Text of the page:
Myrna Moore, a gifted-program instructor at Aviano Elementary School in Italy, delivers school supplies to Susan Sajo, who is on her knees playing with the children. Sajo teaches a combination class of third-, fourth- and fifth-graders.

Myrna Moore, a gifted-program instructor at Aviano Elementary School in Italy, delivers school supplies to Susan Sajo, who is on her knees playing with the children. Sajo teaches a combination class of third-, fourth- and fifth-graders. (Kent Harris / S&S)

Now that American students are back at school across Europe, they can expect to receive regular evaluations of their assignments.

But the teachers giving those grades are also being evaluated. The Department of Defense Dependents Schools-Europe has entered the third year of an evaluation system that resembles — at least on the outside — what one might expect as an upper-level college student.

New teachers to DODDS are essentially operating under a pass-or-fail system. Established teachers, similar in some ways to those pursuing advanced academic degrees, write their own objectives and then go about pursuing them.

Regardless of the comparisons, though, just about everyone involved — teachers, union leaders, principals and superintendents — seems to have positive things to say about the Educator Performance Appraisal System.

“I haven’t heard any big complaints about it,” said Myrna Moore, a gifted-education specialist at Aviano Elementary School in Italy.

Moore, who has taught in Germany and Italy for 10 years, is in the professional level of the system. Teachers who have been in the DODDS system for at least two years are judged to have mastered the five elements that provisional-level teachers are judged on. Those in the professional level are required to create professional growth plans. They’re then evaluated periodically on the progress they make on those plans.

“I love it,” Moore said of the plan she produced with the help of her supervisor. “You outline how you are going to grow. How are you going to get there?”

That answer often involves research or taking classes. Moore, who hopes to become an administrator, took classes in the States this summer and will do so again next summer.

“I had no summer,” she said with a smile.

But stateside study isn’t always the answer. Linda Curtis, the superintendent for the Isles District, said she has seen several growth plans that involve teachers at the same school working together on projects or studying in groups. Such groups allow teachers to help each other to shore up weak points.

But Curtis and others said the evaluation system also frees up some time for principals to do the same thing. Instead of trying to evaluate whether the teacher is “excellent” or “commendable” under the five-category forms used to judge many federal employees, principals can simply determine if teachers are doing the job.

“You can concentrate on the teachers who are having difficulties in some areas,” she said. “We all want teachers to be successful. Just as we want our students to succeed.”

Marie Sainz-Funaro, president of the Overseas Federation of Teachers, the union for many DODDS instructors in the Mediterranean area, said that the former evaluation system was seen as arbitrary and confusing.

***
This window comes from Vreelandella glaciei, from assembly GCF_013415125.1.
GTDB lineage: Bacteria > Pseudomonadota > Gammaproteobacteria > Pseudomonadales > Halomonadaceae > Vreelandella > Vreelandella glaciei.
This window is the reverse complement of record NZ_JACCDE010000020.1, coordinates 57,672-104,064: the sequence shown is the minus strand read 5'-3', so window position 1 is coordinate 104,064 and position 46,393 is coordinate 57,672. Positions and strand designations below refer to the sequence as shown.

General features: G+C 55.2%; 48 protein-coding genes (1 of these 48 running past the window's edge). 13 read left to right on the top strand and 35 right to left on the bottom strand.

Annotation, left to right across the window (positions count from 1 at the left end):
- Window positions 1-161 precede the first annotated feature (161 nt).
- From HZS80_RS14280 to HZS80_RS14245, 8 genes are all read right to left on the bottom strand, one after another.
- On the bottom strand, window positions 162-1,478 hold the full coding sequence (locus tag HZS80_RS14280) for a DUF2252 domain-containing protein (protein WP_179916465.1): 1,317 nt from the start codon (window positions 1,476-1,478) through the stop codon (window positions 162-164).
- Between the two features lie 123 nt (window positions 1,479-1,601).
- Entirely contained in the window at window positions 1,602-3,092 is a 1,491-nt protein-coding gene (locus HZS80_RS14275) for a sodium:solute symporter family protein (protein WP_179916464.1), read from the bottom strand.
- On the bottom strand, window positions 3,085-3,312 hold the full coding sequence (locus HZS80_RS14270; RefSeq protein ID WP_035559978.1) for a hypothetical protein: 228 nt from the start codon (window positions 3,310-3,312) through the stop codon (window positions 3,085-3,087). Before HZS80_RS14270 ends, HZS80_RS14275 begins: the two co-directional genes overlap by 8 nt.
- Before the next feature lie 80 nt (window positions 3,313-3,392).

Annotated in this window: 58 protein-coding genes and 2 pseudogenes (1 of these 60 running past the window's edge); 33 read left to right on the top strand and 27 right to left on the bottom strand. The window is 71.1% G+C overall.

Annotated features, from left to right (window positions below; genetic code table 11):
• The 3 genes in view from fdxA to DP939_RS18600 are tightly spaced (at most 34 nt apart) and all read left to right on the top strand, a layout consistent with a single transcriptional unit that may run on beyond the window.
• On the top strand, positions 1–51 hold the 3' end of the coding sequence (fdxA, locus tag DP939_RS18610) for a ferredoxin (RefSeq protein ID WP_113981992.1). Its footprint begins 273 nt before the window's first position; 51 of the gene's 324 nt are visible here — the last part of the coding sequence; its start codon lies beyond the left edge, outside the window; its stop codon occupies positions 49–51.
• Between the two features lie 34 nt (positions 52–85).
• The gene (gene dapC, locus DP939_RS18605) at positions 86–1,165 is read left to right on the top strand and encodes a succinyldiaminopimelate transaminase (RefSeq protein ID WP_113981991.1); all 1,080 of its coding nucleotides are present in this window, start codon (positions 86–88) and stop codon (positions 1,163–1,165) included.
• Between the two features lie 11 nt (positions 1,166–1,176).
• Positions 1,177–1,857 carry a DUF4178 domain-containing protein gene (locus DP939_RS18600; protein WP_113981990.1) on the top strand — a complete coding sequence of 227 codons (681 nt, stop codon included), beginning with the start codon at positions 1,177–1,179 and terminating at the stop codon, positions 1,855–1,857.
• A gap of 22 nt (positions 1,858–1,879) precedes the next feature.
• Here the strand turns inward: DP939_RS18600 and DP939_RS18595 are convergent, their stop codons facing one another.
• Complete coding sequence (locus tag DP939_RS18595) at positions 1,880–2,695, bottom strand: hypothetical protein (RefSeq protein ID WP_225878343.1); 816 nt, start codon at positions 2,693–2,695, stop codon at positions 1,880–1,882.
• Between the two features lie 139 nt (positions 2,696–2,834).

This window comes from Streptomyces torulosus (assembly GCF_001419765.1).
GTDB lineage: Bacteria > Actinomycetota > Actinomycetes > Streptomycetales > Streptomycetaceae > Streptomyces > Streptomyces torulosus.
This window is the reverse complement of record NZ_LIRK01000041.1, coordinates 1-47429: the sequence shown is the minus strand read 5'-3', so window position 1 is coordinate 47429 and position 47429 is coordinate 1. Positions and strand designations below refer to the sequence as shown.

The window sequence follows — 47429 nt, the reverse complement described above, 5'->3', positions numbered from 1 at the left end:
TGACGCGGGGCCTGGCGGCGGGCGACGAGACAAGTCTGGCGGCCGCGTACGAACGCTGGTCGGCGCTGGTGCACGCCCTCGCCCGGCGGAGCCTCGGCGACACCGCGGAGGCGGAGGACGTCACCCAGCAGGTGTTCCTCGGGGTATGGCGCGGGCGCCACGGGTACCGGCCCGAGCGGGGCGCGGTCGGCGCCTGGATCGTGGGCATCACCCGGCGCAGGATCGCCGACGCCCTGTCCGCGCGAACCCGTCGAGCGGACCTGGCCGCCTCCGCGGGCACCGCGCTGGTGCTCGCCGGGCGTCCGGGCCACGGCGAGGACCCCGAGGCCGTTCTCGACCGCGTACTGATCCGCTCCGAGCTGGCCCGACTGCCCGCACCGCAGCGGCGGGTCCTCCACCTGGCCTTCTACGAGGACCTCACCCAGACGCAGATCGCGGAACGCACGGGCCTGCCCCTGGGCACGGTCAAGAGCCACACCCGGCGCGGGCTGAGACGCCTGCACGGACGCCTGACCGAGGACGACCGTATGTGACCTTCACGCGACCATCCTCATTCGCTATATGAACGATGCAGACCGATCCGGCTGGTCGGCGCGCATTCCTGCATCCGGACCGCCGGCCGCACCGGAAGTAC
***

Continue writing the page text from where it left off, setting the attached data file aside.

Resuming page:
Most teachers received evaluations in the top two evaluation levels, but “how they were defined was never really clear.” Getting one or the other didn’t affect pay and often created rancor for those who didn’t understand why they didn’t get a higher rating, she said.

Now, she said, veteran teachers can “focus on where you are and where you want to be. I think the new system definitely is better.”

Michael Priser, the European director of the Federal Education Association — the union for most teachers in Germany and the United Kingdom — said the system is also fair to new teachers.

Those teachers must simply receive satisfactory marks in each of five elements:

• Mastering content and curriculum• Presenting organized instruction• Managing for effective learning• Monitoring and assessing student achievement• Promoting diversity and equity

Priser said teachers must be effective to get passing marks in all the categories.

“To get a satisfactory is a very high standard in itself,” he said.

Russ Claus, principal at Darmstadt Elementary School in Germany, agrees. While asking for a pass-fail grade in college might mean that the student is taking the easy way out, that’s not the case here, he said.

“I don’t personally see that by making it pass-fail, it’s watered it down at all,” he said.

He also said that the professional growth plans challenge the veteran teachers to improve, instead of just continuing do to the same thing every year.

“We have good teachers at DODDS,” he said. “They were meeting [the old standards]. But this allows them to stretch and grow.”

Moore said parents and pupils play a constant role in grading teachers.

“I’m evaluated every day,” she said. “Talk to my students. Talk to parents. Whether or not they have an instrument, they’re evaluating me. This system gives me a way to evaluate myself.”

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Kent has filled numerous roles at Stars and Stripes including: copy editor, news editor, desk editor, reporter/photographer, web editor and overseas sports editor. Based at Aviano Air Base, Italy, he’s been TDY to countries such as Afghanistan Iraq, Kosovo and Bosnia. Born in California, he’s a 1988 graduate of Humboldt State University and has been a journalist for 40 years.

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